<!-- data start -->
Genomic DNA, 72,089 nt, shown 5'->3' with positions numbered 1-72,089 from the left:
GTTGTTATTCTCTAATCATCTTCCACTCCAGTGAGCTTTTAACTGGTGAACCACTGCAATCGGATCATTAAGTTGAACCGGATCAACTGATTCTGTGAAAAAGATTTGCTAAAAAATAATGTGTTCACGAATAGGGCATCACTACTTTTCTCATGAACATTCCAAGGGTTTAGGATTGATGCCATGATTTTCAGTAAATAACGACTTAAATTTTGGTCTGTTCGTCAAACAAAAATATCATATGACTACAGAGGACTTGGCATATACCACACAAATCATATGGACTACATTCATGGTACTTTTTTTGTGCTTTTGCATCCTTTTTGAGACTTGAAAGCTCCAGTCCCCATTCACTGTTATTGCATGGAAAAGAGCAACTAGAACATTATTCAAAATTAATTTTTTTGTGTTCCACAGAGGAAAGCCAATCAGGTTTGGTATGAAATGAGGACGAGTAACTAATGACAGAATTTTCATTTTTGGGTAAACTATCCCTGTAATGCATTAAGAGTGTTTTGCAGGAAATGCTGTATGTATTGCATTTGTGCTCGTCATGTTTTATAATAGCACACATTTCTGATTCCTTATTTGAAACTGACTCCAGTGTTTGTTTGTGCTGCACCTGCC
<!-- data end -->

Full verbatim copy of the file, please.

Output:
Genomic DNA, 72,089 nt, shown 5'->3' with positions numbered 1-72,089 from the left:
GTTGTTATTCTCTAATCATCTTCCACTCCAGTGAGCTTTTAACTGGTGAACCACTGCAATCGGATCATTAAGTTGAACCGGATCAACTGATTCTGTGAAAAAGATTTGCTAAAAAATAATGTGTTCACGAATAGGGCATCACTACTTTTCTCATGAACATTCCAAGGGTTTAGGATTGATGCCATGATTTTCAGTAAATAACGACTTAAATTTTGGTCTGTTCGTCAAACAAAAATATCATATGACTACAGAGGACTTGGCATATACCACACAAATCATATGGACTACATTCATGGTACTTTTTTTGTGCTTTTGCATCCTTTTTGAGACTTGAAAGCTCCAGTCCCCATTCACTGTTATTGCATGGAAAAGAGCAACTAGAACATTATTCAAAATTAATTTTTTTGTGTTCCACAGAGGAAAGCCAATCAGGTTTGGTATGAAATGAGGACGAGTAACTAATGACAGAATTTTCATTTTTGGGTAAACTATCCCTGTAATGCATTAAGAGTGTTTTGCAGGAAATGCTGTATGTATTGCATTTGTGCTCGTCATGTTTTATAATAGCACACATTTCTGATTCCTTATTTGAAACTGACTCCAGTGTTTGTTTGTGCTGCACCTGCC